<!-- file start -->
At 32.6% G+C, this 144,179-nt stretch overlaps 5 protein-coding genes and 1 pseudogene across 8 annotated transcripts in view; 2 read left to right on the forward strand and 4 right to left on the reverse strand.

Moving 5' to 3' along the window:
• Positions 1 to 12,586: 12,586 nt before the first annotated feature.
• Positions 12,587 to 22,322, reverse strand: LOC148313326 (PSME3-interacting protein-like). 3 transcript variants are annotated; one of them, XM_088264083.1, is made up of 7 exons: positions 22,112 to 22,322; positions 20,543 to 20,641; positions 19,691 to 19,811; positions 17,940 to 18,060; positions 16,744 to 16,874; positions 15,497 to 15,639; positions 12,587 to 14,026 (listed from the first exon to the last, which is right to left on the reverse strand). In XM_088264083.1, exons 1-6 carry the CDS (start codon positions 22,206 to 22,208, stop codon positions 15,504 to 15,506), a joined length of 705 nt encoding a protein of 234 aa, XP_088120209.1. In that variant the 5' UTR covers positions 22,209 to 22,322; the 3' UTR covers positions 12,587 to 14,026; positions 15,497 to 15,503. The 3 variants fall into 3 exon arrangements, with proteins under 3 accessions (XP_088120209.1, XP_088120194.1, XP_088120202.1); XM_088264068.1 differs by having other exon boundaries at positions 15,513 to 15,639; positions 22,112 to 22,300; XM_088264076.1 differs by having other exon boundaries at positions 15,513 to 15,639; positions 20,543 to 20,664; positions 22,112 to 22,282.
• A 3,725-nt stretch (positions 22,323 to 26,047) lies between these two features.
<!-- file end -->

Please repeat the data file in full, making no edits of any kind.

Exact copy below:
At 32.6% G+C, this 144,179-nt stretch overlaps 5 protein-coding genes and 1 pseudogene across 8 annotated transcripts in view; 2 read left to right on the forward strand and 4 right to left on the reverse strand.

Moving 5' to 3' along the window:
• Positions 1 to 12,586: 12,586 nt before the first annotated feature.
• Positions 12,587 to 22,322, reverse strand: LOC148313326 (PSME3-interacting protein-like). 3 transcript variants are annotated; one of them, XM_088264083.1, is made up of 7 exons: positions 22,112 to 22,322; positions 20,543 to 20,641; positions 19,691 to 19,811; positions 17,940 to 18,060; positions 16,744 to 16,874; positions 15,497 to 15,639; positions 12,587 to 14,026 (listed from the first exon to the last, which is right to left on the reverse strand). In XM_088264083.1, exons 1-6 carry the CDS (start codon positions 22,206 to 22,208, stop codon positions 15,504 to 15,506), a joined length of 705 nt encoding a protein of 234 aa, XP_088120209.1. In that variant the 5' UTR covers positions 22,209 to 22,322; the 3' UTR covers positions 12,587 to 14,026; positions 15,497 to 15,503. The 3 variants fall into 3 exon arrangements, with proteins under 3 accessions (XP_088120209.1, XP_088120194.1, XP_088120202.1); XM_088264068.1 differs by having other exon boundaries at positions 15,513 to 15,639; positions 22,112 to 22,300; XM_088264076.1 differs by having other exon boundaries at positions 15,513 to 15,639; positions 20,543 to 20,664; positions 22,112 to 22,282.
• A 3,725-nt stretch (positions 22,323 to 26,047) lies between these two features.